Sunday, 3:17am: my alarm goes off
That alarm was three years in the making.
Will ran the LA Marathon for the first time in 2012. He was injured, and my friend Corrie and I walked up the course to bring him in the last four miles. She had run the marathon before. I hadn't. and I told her that under no circumstances did I ever plan to.
The next year, Will was feeling better. I still wasn't going to run the marathon.
A few months ago, Will and I moved to the West Side. Now I could do a long run without checking Twitter to see if had to change my route because someone was being mugged. Now would be a good time to train for the marathon, I thought.
I still didn't do anything about it.
My friend Chris ran his first marathon last year after training with the LA Leggers, a running group that met early Saturday mornings about seven months before the marathon. I'm not a joiner. I don't like being told when and where I have to be, and I certainly don't like not being in charge. It seemed like a perfect storm of things that should not work.
Four weeks into the Legger's training season, I joined.
I quickly took to the training: the 4 minute run/1 minute walk, the route, the idea that I just needed to follow the person ahead of me. I didn't have to think about anything but showing up and putting one foot in front of the other.
We did 14, 16 mile training runs. We did multiple 18 milers, two 20-miler, and a 22-miler that had me running the last full mile partially uphill (I needed to find a bathroom.)
I was ready for the marathon.
Will and I were up and out of the house by 4:45am. Traffic on the 10 was already backing up, but we managed to park and walk down to the shuttle by 5:25am. We were at Dodger Stadium by 6:15am. We met up with my Leggers pace group and waited.
The sun came up but downtown was still overcast and a little breezy. If the weather held, we'd be great.
SPOILER: The weather did not hold.
Nothing prepares you for the sheer wall of people at the beginning of a marathon, of the discarded piles of clothes (worn to keep warm before you start running) that look like people have been Rapture'd.
I didn't wear warmups: the fact that it was comfortable in my tank top and running skirt at 5:30am should have been my first clue that the day would be a scorcher.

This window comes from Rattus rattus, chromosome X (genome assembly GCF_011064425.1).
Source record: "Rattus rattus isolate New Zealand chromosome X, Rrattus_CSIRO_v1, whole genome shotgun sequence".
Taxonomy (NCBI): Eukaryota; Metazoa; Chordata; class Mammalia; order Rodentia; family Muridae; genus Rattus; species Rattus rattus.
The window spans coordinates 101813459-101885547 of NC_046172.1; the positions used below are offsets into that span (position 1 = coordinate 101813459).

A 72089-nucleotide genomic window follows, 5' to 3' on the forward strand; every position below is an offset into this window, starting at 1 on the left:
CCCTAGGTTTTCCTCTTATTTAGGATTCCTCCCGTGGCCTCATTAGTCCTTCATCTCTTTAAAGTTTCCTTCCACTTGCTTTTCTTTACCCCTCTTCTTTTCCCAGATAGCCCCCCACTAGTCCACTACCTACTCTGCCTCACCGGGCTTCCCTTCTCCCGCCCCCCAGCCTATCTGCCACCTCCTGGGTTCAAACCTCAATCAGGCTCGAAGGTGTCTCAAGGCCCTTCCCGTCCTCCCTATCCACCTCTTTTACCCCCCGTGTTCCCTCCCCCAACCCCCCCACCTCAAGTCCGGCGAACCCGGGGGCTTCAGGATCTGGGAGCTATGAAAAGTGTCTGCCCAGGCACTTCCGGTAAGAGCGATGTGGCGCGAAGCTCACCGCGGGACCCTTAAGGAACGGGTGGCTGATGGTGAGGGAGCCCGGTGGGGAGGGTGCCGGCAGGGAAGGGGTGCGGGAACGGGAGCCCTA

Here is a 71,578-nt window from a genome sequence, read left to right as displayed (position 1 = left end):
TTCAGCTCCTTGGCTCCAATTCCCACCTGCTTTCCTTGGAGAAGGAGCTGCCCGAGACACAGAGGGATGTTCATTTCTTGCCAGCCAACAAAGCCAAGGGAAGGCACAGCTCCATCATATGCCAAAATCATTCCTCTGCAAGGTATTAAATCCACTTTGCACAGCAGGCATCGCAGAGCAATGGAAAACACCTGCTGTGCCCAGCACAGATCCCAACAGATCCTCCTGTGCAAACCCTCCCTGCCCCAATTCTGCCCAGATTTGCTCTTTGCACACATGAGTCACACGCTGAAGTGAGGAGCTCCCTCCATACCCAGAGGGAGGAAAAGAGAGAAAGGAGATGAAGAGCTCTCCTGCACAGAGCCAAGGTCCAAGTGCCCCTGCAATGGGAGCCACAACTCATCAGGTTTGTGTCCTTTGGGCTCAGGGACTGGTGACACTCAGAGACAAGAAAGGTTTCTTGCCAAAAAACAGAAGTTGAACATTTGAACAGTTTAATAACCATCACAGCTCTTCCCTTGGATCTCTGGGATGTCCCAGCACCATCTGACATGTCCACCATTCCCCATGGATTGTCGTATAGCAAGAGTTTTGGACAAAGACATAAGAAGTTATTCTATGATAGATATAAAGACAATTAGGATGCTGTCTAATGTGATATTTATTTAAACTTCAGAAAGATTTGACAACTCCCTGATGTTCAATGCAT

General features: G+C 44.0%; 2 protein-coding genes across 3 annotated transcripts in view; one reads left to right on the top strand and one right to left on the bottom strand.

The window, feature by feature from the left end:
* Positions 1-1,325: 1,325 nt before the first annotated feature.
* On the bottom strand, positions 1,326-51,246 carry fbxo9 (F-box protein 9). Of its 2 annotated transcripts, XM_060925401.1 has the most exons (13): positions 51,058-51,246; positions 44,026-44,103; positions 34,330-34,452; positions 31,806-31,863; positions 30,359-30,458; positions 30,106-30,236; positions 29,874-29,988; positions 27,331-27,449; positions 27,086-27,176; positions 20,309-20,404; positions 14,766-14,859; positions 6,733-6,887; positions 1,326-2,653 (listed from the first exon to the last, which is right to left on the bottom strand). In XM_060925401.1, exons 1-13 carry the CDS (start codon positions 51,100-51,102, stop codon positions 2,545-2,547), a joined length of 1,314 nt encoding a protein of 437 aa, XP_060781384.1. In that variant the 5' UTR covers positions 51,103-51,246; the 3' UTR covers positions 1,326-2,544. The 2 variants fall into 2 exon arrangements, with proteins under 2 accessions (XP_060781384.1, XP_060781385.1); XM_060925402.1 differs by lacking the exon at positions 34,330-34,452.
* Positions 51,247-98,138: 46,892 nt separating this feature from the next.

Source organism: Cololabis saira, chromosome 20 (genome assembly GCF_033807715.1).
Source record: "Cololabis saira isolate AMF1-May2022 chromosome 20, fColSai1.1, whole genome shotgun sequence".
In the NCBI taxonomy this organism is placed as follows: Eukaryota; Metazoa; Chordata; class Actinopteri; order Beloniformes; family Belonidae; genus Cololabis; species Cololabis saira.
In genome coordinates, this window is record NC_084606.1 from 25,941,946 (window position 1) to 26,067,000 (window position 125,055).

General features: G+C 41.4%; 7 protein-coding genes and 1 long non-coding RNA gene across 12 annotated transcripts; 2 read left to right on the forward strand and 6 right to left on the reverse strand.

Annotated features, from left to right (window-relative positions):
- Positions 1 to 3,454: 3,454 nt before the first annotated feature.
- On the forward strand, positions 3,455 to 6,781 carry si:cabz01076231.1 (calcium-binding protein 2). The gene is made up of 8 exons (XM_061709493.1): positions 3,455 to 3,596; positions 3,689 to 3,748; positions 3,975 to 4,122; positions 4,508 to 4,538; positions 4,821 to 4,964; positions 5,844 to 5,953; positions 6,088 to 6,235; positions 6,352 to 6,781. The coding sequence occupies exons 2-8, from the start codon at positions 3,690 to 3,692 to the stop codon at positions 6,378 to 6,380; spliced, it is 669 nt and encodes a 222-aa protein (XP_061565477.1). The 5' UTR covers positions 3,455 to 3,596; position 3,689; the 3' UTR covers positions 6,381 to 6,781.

We crossed the starting line, I said goodbye to Will (who is faster than I am) and set off with my pace group. Run four minutes, walk one, for an overall pace of 13 minutes per mile. The goal was to finish in 5:40:00, although with possible pee breaks and aid station breaks, my personal goal was to finish under six hours.
Miles 1-3: I felt stiff, but it was pretty normal. My first few miles are always the hardest, whether I take walk breaks or not (if I run fewer than seven miles I don't stop to walk.)
Miles 4-7: I run into my friend Gillian, who I might have missed if she hadn't brought perfection in dog form Annie. I run over, exclaim "ANNIE!" hug her and catch up with my pace group. We run the Walt Disney Concert Hall hill, I'm feeling strong. Hills bring out the best in me.
Miles 8-10: I'm feeling short of breath, like I can't get enough air in. I remind myself that I'm okay, I know how to breathe. That I've trained for this. My legs feel heavy and I'm having trouble turning them over.
Mile 11: It feels like something is sitting on my chest. Thanks to the Leggers, I've had scores of 14 mile training runs. My pace group likes to refer to these runs as "only 13 miles" because at a certain point in your training, anything under 15 seems easy. I know. Something is wrong. I've been taking my salt and fueling like I trained. I shouldn't be feeling this way. I struggle to keep up with my pace group. I want to run a sub-six hour marathon. But I also want to be able to finish. I suck up my pride and tell them I'm going to drop back. I wish everyone well.
Mile 12-14: I half-heartedly walk/run, walking more than running. I blame everything: myself for being so weak., my body for choosing this morning to get my period, my genetics for not being programmed to run, my brain for telling me this was a good idea. I look around for spectators. I miss most of the friends who came out to cheer, but I see my friends Shana, Jamie, Kris, Leslie and Steve. They're out also to cheer on Jessica who's doing the half relay. I wave and try to run.